Cartridge – 243 Winchester
Firearm Winchester M70 Featherweight
Barrel Length 22.00″
Min – Max Case Length 2.045″ +0.000″/-0.020″
Min – Max COL 2.450″ – 2.710″
Primer CCI 200
Bullet Diameter 0.2430″ +0.000″/-0.0030″
Reloading Dies RCBS
Bullet Type Bullet
Weigh
Grains
Net H2O
Grains
Capacity
C.O.L.” Powder
Type
Powder
Charge
Grains
Muzzle
Velocity
FPS
Muzzle
Energy
Ft-Lbs
100 Yd
3 Shot
Group”
Sierra BlitzKing 55 52.1 2.630 H414 49.0 3788 1753 0.5
Sierra BlitzKing 55 52.1 2.630 H380 46.5 3556 1545 0.8
Sierra BlitzKing 55 52.1 2.630 Varget 45.0 3750 1718 0.6
Hornady V-Max
65 50.8 2.600 Re16 46.0 3531 1800 0.3
Hornady V-Max 65 50.8 2.600 Superformance 51.5 3711 1988 0.5
Hornady V-Max 65 50.8 2.600 H414 48.0 3663 1937 0.7
Remington AccuTip 75 50.3 2.640 Re16 45.0 3355 1875 0.5
Remington AccuTip 75 50.3 2.640 H414 45.5 3435 1965 0.2
Remington AccuTip 75 50.3 2.640 Norma 204 47.0 3214 1721 0.4

H414 ran a little warm, Norma 204 ran a little cool. Where there is lower velocity in any given bullet weight for a specific powder, the next few tenth grain increments yielded no appreciable increase in velocity. Charges listed represent the lowest charge required to secure velocity. So what does this all mean? From the Real Guns® Ballistic Calculator

Sierra BlitzKing 55 Grain
Near-Zero – yds. 41 Mid Range – yds. 133
Far-Zero – yds. 216 Max Ordinate – in. +1.5
Point Blank – yds. 241
Best Zero : Range 0 – 300 yards
Yards 0 50 100 150 200 250 300
Velocity – fps 3788 3473 3180 2908 2651 2408 2179
Energy – ft.-lbs. 1752 1472 1235 1033 858 708 580
Momentum – lbs-sec 30 27 25 23 21 19 17
Path – in. -1.50 0.24 1.25 1.40 0.52 -1.59 -5.22
Drift – in. 0.00 0.00 0.00 0.00 0.00 0.00 0.00
Time Of Flight – sec. 0.00 0.04 0.09 0.14 0.19 0.25 0.31
Hornady V-Max 65 Grain
Near-Zero – yds. 42 Mid Range – yds. 139
Far-Zero – yds. 229 Max Ordinate – in. +1.5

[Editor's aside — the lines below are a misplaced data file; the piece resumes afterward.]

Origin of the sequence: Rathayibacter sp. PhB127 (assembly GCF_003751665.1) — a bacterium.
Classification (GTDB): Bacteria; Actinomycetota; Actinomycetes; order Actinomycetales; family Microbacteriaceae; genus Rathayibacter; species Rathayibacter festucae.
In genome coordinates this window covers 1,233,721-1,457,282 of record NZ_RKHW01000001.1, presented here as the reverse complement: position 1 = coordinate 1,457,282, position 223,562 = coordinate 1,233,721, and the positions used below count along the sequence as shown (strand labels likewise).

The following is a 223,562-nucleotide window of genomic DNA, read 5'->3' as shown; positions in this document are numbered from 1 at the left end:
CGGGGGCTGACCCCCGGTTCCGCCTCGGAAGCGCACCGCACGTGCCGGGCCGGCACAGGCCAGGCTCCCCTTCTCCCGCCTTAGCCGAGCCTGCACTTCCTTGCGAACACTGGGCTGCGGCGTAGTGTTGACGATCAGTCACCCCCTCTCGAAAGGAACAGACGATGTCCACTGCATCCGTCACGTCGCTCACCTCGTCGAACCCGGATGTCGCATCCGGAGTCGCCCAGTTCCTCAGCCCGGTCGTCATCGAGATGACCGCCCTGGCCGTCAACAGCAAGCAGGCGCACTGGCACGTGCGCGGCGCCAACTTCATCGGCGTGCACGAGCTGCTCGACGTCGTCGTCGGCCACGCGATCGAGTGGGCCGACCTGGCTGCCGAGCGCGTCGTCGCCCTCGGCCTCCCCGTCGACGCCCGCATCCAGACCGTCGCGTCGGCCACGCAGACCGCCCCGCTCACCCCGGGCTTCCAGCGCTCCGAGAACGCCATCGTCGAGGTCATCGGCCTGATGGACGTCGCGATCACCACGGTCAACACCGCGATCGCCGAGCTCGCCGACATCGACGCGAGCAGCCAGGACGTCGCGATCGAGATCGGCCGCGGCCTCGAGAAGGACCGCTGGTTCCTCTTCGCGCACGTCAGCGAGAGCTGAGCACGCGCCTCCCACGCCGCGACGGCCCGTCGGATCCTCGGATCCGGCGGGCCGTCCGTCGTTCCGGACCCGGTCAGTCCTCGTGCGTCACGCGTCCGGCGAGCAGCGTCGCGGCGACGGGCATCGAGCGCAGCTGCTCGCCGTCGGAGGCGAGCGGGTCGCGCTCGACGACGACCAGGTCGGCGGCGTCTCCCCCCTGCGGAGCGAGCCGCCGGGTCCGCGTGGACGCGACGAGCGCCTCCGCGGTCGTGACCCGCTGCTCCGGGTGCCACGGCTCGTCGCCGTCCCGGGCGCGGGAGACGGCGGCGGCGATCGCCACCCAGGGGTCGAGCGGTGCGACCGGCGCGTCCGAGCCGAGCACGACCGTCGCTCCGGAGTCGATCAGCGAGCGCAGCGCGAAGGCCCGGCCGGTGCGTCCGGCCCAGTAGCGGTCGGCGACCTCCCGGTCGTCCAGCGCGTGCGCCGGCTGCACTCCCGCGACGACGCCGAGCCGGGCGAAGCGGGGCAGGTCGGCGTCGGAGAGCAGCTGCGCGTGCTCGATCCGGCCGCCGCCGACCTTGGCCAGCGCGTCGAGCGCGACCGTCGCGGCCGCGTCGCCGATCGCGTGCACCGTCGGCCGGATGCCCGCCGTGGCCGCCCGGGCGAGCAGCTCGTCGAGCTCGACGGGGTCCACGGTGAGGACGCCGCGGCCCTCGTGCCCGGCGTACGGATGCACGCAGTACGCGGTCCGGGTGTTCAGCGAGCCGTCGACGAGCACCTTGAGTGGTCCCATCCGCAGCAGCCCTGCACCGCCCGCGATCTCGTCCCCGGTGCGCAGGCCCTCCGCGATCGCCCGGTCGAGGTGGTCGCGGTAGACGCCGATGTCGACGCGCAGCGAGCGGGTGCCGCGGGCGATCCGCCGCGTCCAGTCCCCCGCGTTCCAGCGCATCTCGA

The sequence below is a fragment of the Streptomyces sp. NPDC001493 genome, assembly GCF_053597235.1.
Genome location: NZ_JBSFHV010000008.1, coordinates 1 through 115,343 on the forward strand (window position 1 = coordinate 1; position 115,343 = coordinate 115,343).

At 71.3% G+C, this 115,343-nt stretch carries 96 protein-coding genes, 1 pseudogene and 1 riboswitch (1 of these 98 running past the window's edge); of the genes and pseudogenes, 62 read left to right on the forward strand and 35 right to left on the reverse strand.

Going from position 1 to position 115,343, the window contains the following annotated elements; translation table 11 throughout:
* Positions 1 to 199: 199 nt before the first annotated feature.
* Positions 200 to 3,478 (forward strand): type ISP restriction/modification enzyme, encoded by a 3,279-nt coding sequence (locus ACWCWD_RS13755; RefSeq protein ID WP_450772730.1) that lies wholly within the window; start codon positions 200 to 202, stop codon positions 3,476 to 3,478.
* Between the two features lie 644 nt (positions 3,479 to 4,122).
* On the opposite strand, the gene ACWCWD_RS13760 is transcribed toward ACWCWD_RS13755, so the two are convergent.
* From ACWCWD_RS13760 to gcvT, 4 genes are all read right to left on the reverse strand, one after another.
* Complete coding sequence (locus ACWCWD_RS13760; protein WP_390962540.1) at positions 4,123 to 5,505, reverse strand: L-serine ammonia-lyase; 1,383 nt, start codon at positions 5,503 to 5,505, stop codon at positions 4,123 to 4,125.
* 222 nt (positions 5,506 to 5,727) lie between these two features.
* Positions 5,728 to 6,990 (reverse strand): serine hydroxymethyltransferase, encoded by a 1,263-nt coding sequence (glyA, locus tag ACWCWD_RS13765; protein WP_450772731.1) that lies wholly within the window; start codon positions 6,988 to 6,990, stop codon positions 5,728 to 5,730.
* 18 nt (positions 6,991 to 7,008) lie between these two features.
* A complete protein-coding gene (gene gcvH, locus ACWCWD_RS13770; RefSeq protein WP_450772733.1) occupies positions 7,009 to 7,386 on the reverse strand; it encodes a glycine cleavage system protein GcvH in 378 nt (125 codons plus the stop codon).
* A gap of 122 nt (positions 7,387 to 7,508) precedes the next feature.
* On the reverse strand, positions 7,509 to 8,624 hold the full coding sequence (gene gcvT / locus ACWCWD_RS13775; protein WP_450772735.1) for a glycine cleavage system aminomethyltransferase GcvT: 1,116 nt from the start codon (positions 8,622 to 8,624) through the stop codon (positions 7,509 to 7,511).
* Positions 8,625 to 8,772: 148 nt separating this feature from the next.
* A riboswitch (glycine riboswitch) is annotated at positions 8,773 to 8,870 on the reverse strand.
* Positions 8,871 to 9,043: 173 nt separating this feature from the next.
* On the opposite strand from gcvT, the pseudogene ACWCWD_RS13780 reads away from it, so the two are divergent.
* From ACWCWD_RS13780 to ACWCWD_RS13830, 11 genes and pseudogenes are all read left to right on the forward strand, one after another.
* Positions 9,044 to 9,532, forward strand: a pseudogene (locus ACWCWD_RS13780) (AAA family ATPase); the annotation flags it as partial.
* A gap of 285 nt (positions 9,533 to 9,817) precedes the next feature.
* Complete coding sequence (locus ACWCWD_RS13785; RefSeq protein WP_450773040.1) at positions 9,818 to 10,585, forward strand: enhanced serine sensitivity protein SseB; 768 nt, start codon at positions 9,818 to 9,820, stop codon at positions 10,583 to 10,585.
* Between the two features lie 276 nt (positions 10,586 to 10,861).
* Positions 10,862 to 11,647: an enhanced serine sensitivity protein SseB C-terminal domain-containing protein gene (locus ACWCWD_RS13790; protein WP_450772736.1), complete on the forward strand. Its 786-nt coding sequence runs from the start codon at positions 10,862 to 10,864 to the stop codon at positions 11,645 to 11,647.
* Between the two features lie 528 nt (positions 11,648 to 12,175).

Point Blank – yds. 257
Best Zero : Range 0 – 300 yards
Yards 0 50 100 150 200 250 300
Velocity – fps 3711 3513 3325 3145 2974 2808 2648
Energy – ft.-lbs. 1987 1781 1595 1427 1276 1138 1012
Momentum – lbs-sec 34 33 31 29 28 26 25
Path – in. -1.50 0.22 1.23 1.46 0.81 -0.83 -3.57
Drift – in. 0.00 0.00 0.00 0.00 0.00 0.00 0.00
Time Of Flight – sec. 0.00 0.04 0.09 0.13 0.18 0.23 0.29
Remington AccuTip/Hornady V-Max 75 Grain
Near-Zero – yds. 40 Mid Range – yds. 131
Far-Zero – yds. 217 Max Ordinate – in. +1.5
Point Blank – yds. 245
Best Zero : Range 0 – 300 yards
Yards 0 50 100 150 200 250 300
Velocity – fps 3435 3277 3126 2980 2838 2701 2568
Energy – ft.-lbs. 1965 1788 1627 1479 1341 1215 1098
Momentum – lbs-sec 37 35 33 32 30 29 28
Path – in. -1.50 0.31 1.31 1.42 0.55 -1.40 -4.54
Drift – in. 0.00 0.00 0.00 0.00 0.00 0.00 0.00
Time Of Flight – sec. 0.00 0.04 0.09 0.14 0.19 0.25 0.30

Like virtually all calibers, in the lighter end of the bullet weight ballistic coefficients tend to be less than slick. As an example, the Sierra 55 grain BlitzKing cranks out just under 3,800 fps in muzzle velocity. However, it flies about as well a big dogs face sticking out of a car window traveling a 100 miles per hour. By comparison, a 115 grain Berger VLD has a BC of 0.597.

The examples expressed in tablular form above are based on a point blank range where the bullet does not rise or fall greater than 1.5″. Where the fastest bullet, the 55 grain Sierra, has a point blank range of 241 yards. The slower 65 grain bullet has a 257 yard point blank range. Even the heaviest bullet, with the lowest muzzle velocity out distances the 55 grain Sierra. In any event, they are all solid 300 yard performers.

Versatility

For 99% of the varmint applications I encounter, the 7 lb 22″ barrel Winchester Model 70 Featherweight and replace my 11 lb 26″ barrel 220 Swift. Report is a bit on the loud side, recoil is virtually nonexistent. From a handloader’s perspective, bullets are inexpensive, brass is long living and powder consumption is modest. Any of the spring and summer shooting I can get in will only sharpen my skills for shooting the same rifle during deer season in the fall.